alum(redirected from Alum compounds)
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salts of the general formula
MeI MeIII (SO4)2 · 12H2O
where MeI is a univalent cation (for example, Na+, K+, NH4+) and MeIII, a trivalent cation (Al3+, Cr3+, Fe3+). In other words, alum is the crystalline hydrate of double sulfates. All types of alum have a sour, astringent taste (hence the Russian kvastsy, from the old Slavic kysati, “to turn sour,” 15th century). Alums are complex compounds of the double salt type, so that the formula is often written MeI [MeIII (SO4)2]·12H2O.
Alum is completely stable under normal conditions. When heated it loses its water of crystallization and is converted to a compound known as burnt alum. Alum is readily soluble in water and undergoes nearly complete dissociation into simple ions in weak aqueous solutions. Alum can be obtained by mixing hot aqueous solutions containing equimolar quantities of univalent and trivalent metal sulfates. The alum crystals precipitate upon cooling.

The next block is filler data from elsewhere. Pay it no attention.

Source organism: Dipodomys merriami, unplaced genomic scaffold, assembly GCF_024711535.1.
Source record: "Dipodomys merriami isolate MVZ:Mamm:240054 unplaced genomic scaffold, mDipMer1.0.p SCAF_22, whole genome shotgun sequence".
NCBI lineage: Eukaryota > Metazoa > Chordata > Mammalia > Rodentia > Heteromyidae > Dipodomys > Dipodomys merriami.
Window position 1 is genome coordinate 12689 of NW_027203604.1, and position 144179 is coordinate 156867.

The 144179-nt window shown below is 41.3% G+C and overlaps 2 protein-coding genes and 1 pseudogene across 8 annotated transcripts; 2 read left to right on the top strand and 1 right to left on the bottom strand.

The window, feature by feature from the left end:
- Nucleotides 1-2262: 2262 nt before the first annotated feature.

Alum serves as a tanning agent in the leather and photographic industries and also as a mordant in dyeing textiles. The most widely used types of alum are potash alum, K2SO4·AL2-(SO4)3·24H2O; chrome alum, K2SO4·Cr2(SO4)3·24H2O; and ammonium ferric alum, (NH4)2SO4·Fe2(SO4)3·24H2O.
In medicine, potash alum is used externally as a styptic and cauterizing agent (styptic pencils), and as an astringent in mouthwashes, irrigants, lotions, and douches. Burnt alum is used as an astringent and also as a dessicant in dusting powders.